Children can complain of being bored in school.  There are several possible reasons or explanations.  Parents frequently feel that their child is bored due to not being challenged with the academic material.  They also may believe that behavioral problems result from this boredom.

For some reason, there is a widely spread belief that people with high intelligence levels are often bored.  While it is possible that the child is not being challenged, individuals with high intellect can often find ways of entertaining and stimulating themselves.  It is also possible that there is another underlying issue driving that boredom, including symptoms of ADHD and memory differences (even if a high intellect is present).

One hallmark of ADHD (Attention Deficit / Hyperactivity Disorder) is that the person becomes quickly bored.  Children (and adults) with ADHD especially become bored with paper and pencil tasks, and other low stimulation activities.  As an adult, the person is often bored quickly with a job and switches projects frequently without ever really completing one.  A child or adult can have a high IQ as well as ADHD.  During neuropsychological evaluation, I have seen that boredom occurs less with the fine motor testing, which is interactive, brief, and changes about every 30 seconds or so.

In regard to behavioral issues, many people with ADHD are impulsive, even though they are not overtly “hyperactive”.  They may fidget, but teachers and others rarely interpret this as hyperactivity or a possible ADHD presentation.  A child or adult who is impulsive is more prone to behavioral issues because they impulsively act without fully processing  the situation or consequences.  If you are asking your child, “What were you thinking?!”  the chances are that the act in question was impulsive and there was not much processing, or thinking, about the consequences of the act ahead of time.

Another possible reason for boredom is that the source of boredom does not fit the learning style.  For example, a person whose memory is more visual than verbal in nature may not be fully processing what the teacher is saying.  Traditional academic instruction is very highly verbally mediated, especially as children become older.  The teacher teaches by talking, not showing.  There are few “hands on” activities.   This usually begins occurring after kindergarten.  By first grade there are less interactive activities, and by the third grade, almost all of the teaching has become verbal.  If you or  your child becomes bored quickly, start looking at the activities in which the boredom occurs.  Is it during situations when there is primarily talking, such as during lectures, sermons, or other primarily verbal activity?  When one child tells me that their favorite thing about school is recess, and another tells me that their favorite thing about school is Language Arts, that begins telling me very different things about each child.  Of course, if there is any question about this, the answers can be obtained through a neuropsychological evaluation, which includes memory and attention testing, as well as other tests.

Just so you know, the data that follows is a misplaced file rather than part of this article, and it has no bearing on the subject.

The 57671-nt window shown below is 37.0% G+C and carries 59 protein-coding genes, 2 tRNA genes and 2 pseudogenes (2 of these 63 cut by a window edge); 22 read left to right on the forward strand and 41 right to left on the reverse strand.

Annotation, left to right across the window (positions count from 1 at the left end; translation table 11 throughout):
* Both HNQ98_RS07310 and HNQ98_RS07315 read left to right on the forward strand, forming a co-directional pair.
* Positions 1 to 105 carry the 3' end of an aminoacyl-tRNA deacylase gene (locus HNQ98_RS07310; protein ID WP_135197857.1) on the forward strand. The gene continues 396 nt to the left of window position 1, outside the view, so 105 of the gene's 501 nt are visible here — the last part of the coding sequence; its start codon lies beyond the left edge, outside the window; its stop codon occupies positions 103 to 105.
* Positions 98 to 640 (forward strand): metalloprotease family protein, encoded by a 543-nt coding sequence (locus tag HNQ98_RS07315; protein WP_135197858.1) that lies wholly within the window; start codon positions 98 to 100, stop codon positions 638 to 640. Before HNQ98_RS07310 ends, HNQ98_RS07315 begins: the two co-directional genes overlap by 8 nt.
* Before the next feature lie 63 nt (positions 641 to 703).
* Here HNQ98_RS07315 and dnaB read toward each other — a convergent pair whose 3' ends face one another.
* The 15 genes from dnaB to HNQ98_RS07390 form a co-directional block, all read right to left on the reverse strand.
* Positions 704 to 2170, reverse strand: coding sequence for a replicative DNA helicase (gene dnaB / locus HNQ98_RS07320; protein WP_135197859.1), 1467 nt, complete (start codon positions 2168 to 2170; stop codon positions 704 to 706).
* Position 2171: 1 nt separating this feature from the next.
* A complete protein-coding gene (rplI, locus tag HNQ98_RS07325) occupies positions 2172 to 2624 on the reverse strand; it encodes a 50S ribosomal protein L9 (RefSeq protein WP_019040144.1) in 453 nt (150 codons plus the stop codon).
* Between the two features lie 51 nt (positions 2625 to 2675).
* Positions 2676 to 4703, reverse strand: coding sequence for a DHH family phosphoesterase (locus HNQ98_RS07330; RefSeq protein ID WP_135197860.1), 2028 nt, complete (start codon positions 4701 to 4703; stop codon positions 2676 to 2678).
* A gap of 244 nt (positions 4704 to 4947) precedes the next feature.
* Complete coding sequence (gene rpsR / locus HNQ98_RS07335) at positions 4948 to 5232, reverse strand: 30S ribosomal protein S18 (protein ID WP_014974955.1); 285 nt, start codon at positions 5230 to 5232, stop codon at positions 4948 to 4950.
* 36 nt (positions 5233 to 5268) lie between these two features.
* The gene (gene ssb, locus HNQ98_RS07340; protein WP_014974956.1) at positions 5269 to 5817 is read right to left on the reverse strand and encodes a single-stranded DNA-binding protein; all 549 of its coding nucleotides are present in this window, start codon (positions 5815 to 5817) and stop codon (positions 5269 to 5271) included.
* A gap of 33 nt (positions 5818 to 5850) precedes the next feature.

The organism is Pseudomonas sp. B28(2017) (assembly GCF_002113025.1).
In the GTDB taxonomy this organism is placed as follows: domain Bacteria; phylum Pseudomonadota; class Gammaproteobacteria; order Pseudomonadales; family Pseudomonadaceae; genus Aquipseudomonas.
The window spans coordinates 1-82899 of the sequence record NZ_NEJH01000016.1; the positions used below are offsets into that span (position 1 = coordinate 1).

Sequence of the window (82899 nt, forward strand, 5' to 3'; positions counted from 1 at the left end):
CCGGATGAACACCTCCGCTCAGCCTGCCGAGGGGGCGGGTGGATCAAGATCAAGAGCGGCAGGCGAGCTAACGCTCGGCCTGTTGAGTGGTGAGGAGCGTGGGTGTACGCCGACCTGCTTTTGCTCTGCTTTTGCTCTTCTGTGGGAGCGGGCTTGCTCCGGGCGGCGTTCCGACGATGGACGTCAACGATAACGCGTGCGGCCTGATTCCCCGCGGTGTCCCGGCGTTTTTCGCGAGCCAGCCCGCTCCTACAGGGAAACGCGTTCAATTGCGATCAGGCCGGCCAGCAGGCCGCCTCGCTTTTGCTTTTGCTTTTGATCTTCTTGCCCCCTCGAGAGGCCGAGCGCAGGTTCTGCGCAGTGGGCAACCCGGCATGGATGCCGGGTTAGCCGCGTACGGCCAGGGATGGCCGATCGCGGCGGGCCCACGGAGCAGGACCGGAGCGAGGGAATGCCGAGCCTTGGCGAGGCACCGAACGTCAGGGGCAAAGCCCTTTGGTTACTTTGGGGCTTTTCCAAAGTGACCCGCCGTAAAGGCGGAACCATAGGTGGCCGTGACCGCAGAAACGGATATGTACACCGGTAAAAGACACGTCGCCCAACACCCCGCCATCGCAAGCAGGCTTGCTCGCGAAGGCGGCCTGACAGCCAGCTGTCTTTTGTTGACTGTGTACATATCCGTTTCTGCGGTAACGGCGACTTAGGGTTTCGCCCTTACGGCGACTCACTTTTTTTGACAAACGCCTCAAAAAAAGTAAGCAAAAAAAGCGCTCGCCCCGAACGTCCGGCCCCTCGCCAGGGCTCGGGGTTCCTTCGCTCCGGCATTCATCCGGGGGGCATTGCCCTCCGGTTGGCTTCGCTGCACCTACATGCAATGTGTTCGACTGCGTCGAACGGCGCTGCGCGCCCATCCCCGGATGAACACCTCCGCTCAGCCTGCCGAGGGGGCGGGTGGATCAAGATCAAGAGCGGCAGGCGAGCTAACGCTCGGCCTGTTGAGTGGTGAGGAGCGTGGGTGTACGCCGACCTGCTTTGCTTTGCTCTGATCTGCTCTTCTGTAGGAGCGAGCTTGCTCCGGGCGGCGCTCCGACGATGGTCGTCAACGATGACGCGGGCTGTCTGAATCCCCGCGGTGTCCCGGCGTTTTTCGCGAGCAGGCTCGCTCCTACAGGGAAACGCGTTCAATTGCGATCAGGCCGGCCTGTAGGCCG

There are certainly other possible causes of boredom, such as depression or a learning disorder and other problems, but the summary above covers two common reasons.  A neuropsychological evaluation tests intelligence, multiple aspects of memory, attention/concentration, language, aspects of reasoning, motor, sensory perceptual performance, and can include testing of any possible learning disorders involving Math, Reading, Spelling and other areas of Written Expression.  Anxiety, depression, social skills, daily living skills, coping skills and behavior are often evaluated as well.  There is no substitute for a thorough evaluation to help uncover your child’s (or an adult’s) strengths and weaknesses.  A neuropsychological evaluation uncovering these strengths and weaknesses can aid in educational and occupational planning, and help with daily life tasks as well.